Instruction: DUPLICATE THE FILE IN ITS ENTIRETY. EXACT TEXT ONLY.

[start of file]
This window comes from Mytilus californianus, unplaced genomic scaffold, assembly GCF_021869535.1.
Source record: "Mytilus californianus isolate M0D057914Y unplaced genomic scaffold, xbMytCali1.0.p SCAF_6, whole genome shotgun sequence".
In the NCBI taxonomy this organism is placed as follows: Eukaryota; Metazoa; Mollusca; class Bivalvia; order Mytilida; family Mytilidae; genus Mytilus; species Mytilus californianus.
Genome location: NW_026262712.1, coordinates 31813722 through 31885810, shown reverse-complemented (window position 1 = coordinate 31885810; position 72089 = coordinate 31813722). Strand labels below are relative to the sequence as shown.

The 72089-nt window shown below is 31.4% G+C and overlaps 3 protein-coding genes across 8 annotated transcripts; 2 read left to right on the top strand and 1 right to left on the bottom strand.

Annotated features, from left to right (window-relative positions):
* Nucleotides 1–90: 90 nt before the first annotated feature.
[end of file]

This window comes from Mytilus californianus, unplaced genomic scaffold, assembly GCF_021869535.1.
Source record: "Mytilus californianus isolate M0D057914Y unplaced genomic scaffold, xbMytCali1.0.p SCAF_6, whole genome shotgun sequence".
In the NCBI taxonomy this organism is placed as follows: Eukaryota; Metazoa; Mollusca; class Bivalvia; order Mytilida; family Mytilidae; genus Mytilus; species Mytilus californianus.
Genome location: NW_026262712.1, coordinates 31813722 through 31885810, shown reverse-complemented (window position 1 = coordinate 31885810; position 72089 = coordinate 31813722). Strand labels below are relative to the sequence as shown.

The 72089-nt window shown below is 31.4% G+C and overlaps 3 protein-coding genes across 8 annotated transcripts; 2 read left to right on the top strand and 1 right to left on the bottom strand.

Annotated features, from left to right (window-relative positions):
* Nucleotides 1–90: 90 nt before the first annotated feature.